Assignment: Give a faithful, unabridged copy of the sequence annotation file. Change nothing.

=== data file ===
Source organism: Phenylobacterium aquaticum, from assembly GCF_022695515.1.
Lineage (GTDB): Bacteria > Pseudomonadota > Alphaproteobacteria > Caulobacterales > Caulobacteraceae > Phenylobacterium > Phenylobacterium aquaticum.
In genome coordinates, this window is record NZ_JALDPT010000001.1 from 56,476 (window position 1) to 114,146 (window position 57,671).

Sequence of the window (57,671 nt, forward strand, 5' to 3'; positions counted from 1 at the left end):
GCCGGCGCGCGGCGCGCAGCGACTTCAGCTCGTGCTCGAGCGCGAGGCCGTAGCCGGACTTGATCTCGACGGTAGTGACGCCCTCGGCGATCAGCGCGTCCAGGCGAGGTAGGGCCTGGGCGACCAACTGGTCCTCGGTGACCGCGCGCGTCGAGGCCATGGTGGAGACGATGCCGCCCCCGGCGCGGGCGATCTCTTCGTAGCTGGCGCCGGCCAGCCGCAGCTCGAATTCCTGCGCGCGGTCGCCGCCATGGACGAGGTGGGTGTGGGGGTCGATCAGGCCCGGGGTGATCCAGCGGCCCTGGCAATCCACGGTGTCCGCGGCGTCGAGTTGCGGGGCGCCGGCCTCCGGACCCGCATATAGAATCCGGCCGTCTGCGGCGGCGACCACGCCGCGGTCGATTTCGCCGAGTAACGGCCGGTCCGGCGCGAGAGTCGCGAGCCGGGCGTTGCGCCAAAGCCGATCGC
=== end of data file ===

Source organism: Phenylobacterium aquaticum, from assembly GCF_022695515.1.
Lineage (GTDB): Bacteria > Pseudomonadota > Alphaproteobacteria > Caulobacterales > Caulobacteraceae > Phenylobacterium > Phenylobacterium aquaticum.
In genome coordinates, this window is record NZ_JALDPT010000001.1 from 56,476 (window position 1) to 114,146 (window position 57,671).

Sequence of the window (57,671 nt, forward strand, 5' to 3'; positions counted from 1 at the left end):
GCCGGCGCGCGGCGCGCAGCGACTTCAGCTCGTGCTCGAGCGCGAGGCCGTAGCCGGACTTGATCTCGACGGTAGTGACGCCCTCGGCGATCAGCGCGTCCAGGCGAGGTAGGGCCTGGGCGACCAACTGGTCCTCGGTGACCGCGCGCGTCGAGGCCATGGTGGAGACGATGCCGCCCCCGGCGCGGGCGATCTCTTCGTAGCTGGCGCCGGCCAGCCGCAGCTCGAATTCCTGCGCGCGGTCGCCGCCATGGACGAGGTGGGTGTGGGGGTCGATCAGGCCCGGGGTGATCCAGCGGCCCTGGCAATCCACGGTGTCCGCGGCGTCGAGTTGCGGGGCGCCGGCCTCCGGACCCGCATATAGAATCCGGCCGTCTGCGGCGGCGACCACGCCGCGGTCGATTTCGCCGAGTAACGGCCGGTCCGGCGCGAGAGTCGCGAGCCGGGCGTTGCGCCAAAGCCGATCGC